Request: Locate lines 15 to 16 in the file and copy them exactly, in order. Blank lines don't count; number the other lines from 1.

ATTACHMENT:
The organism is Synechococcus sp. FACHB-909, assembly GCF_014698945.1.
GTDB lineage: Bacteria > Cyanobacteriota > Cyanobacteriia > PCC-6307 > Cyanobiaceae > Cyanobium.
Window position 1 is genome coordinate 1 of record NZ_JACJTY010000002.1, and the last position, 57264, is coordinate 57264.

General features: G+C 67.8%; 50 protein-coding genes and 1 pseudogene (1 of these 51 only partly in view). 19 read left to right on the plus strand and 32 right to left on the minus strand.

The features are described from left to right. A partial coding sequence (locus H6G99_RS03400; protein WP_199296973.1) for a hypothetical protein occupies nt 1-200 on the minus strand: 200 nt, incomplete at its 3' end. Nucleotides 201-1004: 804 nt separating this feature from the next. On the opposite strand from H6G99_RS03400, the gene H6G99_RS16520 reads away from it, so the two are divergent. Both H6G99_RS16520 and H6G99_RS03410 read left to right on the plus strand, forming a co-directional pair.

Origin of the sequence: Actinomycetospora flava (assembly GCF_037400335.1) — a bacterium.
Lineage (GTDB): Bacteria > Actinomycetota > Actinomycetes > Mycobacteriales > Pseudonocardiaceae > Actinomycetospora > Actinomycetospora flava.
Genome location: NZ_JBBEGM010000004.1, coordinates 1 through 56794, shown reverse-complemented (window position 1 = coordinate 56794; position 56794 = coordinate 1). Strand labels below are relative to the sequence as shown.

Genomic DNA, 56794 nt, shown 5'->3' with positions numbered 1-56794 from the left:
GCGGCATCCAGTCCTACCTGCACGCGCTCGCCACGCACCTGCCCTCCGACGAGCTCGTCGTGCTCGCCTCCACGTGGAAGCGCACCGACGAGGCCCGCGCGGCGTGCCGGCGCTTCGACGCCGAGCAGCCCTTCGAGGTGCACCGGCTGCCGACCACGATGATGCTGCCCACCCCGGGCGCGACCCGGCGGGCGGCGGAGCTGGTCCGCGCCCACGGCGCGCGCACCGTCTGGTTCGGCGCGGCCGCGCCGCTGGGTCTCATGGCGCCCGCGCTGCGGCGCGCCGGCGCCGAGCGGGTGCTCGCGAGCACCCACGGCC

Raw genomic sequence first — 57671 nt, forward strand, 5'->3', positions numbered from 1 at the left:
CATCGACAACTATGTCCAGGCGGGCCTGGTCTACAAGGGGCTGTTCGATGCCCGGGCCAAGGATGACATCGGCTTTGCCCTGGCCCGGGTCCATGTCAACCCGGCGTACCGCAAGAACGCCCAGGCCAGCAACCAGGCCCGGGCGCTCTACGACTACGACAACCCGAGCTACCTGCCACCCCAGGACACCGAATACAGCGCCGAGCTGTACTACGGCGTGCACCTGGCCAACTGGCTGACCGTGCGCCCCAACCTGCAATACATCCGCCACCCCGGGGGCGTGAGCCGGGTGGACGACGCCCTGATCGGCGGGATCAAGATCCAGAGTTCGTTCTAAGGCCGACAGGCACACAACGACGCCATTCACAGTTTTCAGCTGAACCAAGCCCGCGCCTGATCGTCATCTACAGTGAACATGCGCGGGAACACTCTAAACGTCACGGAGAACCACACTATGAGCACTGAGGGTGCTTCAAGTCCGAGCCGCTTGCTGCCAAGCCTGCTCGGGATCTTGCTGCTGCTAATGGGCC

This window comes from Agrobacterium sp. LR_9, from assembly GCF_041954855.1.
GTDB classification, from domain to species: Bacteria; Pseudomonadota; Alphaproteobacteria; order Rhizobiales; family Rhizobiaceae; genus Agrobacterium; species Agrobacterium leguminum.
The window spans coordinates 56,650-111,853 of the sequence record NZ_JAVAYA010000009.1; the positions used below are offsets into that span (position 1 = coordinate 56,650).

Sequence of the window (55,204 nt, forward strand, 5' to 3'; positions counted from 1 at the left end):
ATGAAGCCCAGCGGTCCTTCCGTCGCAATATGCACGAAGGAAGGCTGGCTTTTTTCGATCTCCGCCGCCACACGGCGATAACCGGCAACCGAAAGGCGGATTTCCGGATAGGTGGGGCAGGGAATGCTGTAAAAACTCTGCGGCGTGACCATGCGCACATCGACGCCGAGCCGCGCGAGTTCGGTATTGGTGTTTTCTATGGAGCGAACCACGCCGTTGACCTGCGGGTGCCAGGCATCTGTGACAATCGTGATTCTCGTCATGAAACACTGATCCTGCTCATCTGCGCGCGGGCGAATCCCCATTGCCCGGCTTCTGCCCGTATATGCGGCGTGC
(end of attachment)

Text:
The window spans coordinates 56,650-111,853 of the sequence record NZ_JAVAYA010000009.1; the positions used below are offsets into that span (position 1 = coordinate 56,650).

Sequence of the window (55,204 nt, forward strand, 5' to 3'; positions counted from 1 at the left end):